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Stevens girls' basketball coach Michael Brooks resigns after three seasons
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HIGH SCHOOL BASKETBALL

Stevens girls' basketball coach Michael Brooks resigns after three seasons

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For 16 seasons Michael Brooks has led young women in college and high school on the court as a basketball coach. Now, he's going to be leading kids who are a little bit younger than he's used to.

After leading the Rapid City Stevens girls' basketball team as its head coach for the last three seasons, Brooks resigned his position recently to spend more time with his family.

Brooks has a 10-year-old daughter and a 5-year-old son, and he said he wants to be involved in their athletic careers and spend more time with them.

"My wife and I had the chance to sit down and self-reflect on our family and what’s important to us right now, and where we see ourselves in the future," he said. "With having two young kids who are going to be involved in sports, sharing the same hobbies, likes and interests with them is awesome. I wanted to make some memories with them and coach them, really give myself, as much as I can, to be a parent while they’re young because it only happens once."

Stevens athletic director Jared Vazquez said he understood the situation that Brooks, who will remain a teacher at Stevens, is in. 

"It’s a tough situation that a lot of young coaches with young families find themselves in," he said. "We appreciate the effort Coach Brooks gave us, and the energy and effort he gave to the team."

Brooks said the decision was not made lightly.

"You chase your passion for 16 years. I know that’s not a long time to some people, but it’s all I’ve known and all I’ve done up to this point is coach and be involved with kids," he said. "That’s why I’m not going to stop doing it, I’m just going to be doing it in a different capacity."

What made the decision especially difficult is the relationships he's made with his players and coaching staff, he said.

The Omaha, Nebraska, native guided Stevens to three state tournament appearances where the Raiders finished fifth last season, seventh in 2018 and fifth in 2017.

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He coached at Bradley University as an assistant and a head coach before coming to Rapid City.

"It’s about the relationship you have with your staff and these kids," he said. "They come from such varied backgrounds and they have different experiences, and they come together and you create a melting pot of a team of women that I wanted my daughter to be around. I am so happy that she had that time to be able to learn from them because it spurred on her interests.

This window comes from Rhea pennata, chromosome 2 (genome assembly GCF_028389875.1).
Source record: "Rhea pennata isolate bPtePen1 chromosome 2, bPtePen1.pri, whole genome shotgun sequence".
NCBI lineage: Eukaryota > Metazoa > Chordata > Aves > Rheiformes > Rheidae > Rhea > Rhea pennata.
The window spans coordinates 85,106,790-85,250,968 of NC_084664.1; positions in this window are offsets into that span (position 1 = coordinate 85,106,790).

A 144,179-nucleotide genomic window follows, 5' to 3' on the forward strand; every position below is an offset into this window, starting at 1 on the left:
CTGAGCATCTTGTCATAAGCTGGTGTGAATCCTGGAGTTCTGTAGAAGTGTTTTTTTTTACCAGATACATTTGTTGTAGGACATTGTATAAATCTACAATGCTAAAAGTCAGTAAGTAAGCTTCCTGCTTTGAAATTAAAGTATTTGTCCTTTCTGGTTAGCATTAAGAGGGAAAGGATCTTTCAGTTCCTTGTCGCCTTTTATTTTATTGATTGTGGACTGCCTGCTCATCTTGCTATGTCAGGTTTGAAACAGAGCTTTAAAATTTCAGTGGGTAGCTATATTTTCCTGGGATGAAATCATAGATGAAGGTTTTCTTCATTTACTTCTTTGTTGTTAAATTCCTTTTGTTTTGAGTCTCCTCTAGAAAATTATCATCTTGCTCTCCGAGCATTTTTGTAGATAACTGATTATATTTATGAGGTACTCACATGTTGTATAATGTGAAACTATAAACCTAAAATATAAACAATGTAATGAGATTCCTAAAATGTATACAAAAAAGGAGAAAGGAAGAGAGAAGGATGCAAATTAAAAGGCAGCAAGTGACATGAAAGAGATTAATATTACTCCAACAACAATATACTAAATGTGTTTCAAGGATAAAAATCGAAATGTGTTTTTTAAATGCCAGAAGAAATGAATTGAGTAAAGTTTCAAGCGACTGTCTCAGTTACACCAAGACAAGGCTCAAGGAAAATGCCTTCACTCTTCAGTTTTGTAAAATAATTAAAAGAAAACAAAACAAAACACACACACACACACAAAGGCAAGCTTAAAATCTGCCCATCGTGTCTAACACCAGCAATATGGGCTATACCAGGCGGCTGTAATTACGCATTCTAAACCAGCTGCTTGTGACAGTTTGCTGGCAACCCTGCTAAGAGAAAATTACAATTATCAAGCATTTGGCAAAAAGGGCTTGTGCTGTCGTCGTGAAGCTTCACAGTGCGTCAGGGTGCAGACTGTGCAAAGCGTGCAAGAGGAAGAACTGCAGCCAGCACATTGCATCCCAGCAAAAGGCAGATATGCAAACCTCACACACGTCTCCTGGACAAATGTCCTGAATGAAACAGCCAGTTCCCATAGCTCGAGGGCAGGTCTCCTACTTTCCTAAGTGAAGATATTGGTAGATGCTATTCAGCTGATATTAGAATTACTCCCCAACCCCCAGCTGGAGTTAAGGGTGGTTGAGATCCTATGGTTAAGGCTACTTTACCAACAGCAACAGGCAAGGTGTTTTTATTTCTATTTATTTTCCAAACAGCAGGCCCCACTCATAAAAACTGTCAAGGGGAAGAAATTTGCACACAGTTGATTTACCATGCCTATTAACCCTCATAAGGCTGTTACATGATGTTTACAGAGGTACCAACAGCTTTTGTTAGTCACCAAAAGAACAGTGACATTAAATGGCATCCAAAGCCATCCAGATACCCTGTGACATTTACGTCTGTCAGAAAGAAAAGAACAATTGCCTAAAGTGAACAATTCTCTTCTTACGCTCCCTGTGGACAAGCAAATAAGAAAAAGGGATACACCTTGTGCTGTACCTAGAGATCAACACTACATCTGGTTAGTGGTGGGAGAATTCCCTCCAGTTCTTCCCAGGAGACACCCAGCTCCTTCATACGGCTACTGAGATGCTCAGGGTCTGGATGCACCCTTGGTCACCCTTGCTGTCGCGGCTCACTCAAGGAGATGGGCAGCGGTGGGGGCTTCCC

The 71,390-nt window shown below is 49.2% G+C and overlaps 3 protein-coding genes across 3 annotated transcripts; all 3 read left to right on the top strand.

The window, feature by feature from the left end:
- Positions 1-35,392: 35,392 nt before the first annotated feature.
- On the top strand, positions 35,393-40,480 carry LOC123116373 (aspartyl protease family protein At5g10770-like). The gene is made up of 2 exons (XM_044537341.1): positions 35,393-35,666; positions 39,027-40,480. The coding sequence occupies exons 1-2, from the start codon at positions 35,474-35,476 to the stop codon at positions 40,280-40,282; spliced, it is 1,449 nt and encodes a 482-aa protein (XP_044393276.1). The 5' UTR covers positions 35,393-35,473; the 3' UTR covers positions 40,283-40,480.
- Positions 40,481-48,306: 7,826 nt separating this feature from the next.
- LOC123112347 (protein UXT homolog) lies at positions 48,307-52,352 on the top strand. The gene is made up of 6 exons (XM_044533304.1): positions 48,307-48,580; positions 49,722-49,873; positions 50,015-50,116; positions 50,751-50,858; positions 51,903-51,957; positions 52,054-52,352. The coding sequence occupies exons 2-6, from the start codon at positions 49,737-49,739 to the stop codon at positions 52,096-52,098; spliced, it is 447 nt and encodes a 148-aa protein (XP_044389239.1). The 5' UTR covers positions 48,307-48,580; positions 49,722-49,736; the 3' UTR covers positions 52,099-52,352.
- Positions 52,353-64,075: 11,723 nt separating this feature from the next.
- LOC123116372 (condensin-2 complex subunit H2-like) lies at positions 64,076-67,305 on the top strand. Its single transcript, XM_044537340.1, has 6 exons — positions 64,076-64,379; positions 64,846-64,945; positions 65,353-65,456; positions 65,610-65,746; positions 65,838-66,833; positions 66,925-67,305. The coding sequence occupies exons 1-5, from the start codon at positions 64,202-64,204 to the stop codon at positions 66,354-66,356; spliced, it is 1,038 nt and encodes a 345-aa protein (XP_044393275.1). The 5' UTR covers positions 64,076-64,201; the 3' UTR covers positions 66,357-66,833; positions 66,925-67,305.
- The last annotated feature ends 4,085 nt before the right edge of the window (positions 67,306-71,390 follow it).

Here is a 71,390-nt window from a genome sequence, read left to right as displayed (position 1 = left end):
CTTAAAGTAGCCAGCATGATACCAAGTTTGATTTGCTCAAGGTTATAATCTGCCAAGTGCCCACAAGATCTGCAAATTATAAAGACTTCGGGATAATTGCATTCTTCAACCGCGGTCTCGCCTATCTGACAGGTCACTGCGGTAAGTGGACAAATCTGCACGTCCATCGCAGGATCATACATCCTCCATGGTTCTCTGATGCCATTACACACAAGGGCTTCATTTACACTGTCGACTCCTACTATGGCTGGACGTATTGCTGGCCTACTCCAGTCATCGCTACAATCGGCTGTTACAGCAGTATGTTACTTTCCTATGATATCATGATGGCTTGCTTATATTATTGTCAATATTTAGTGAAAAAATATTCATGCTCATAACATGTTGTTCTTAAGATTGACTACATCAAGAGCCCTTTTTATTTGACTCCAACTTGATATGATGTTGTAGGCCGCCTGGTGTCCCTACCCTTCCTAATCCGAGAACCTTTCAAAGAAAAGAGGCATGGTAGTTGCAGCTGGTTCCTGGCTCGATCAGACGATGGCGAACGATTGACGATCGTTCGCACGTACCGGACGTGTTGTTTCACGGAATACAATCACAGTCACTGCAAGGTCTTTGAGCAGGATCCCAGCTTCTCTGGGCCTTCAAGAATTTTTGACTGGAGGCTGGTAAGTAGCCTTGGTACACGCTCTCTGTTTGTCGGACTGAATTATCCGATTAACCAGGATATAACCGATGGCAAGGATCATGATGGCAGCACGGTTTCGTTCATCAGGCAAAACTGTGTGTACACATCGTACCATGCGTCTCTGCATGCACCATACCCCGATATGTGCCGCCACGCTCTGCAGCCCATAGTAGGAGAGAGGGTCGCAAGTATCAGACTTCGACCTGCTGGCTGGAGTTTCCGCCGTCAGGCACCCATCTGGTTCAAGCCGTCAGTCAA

"Having my family be a part of these young women’s families was probably the best part and the thing that I’ll miss and what I reflect on."

Vazquez said the position is open and has been posted on the school district's website.

"I think we’re looking for not just a varsity head coach, we’re looking for a program leader, (grades) 9-12 that can continue to develop and stabilize the program," he said. "Someone who is passionate, enthusiastic and works well with people."

Brooks, whose wife Andi is from Spearfish, said he's going to stay in Rapid City.

When he first came to the Black Hills to take the Stevens job in 2016, he said he wanted to create a winning culture. He said he is proud that with the help of players and coaches, he was able to do that.

"I’m going to miss the kids because they made every day enjoyable," he said. "Changing a culture with them and their buy-in, their respect, their hard work and their sweat, they made everything. Watching them grow and mature and then having to take a step back from that was definitely a hard choice, but one I thought was necessary at this point."

He said when his daughter would bring her friends to games at Carold Heier Gymnasium, they would walk away wanting to be like some of his best players. 

That's what he said he hoped he was able to build, a buy-in from players at a younger level that want to grow up to be Raiders one day. And he hopes to continue building it while he coaches his kids.

"There’s an infectious attitude about a culture of winning ... there’s connections these young kids are making," he said. "What’s cool is now I get to be a part of building that up because they know what they want. They want to beat O’Gorman, they have a passion to be great. What everyone that was a part of the last three years helped create was a more community feel of positivity about the program."

Contact Geoff Preston at geoffrey.preston@rapidcityjournal.com

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Sports Reporter

Sports reporter for the Rapid City Journal.

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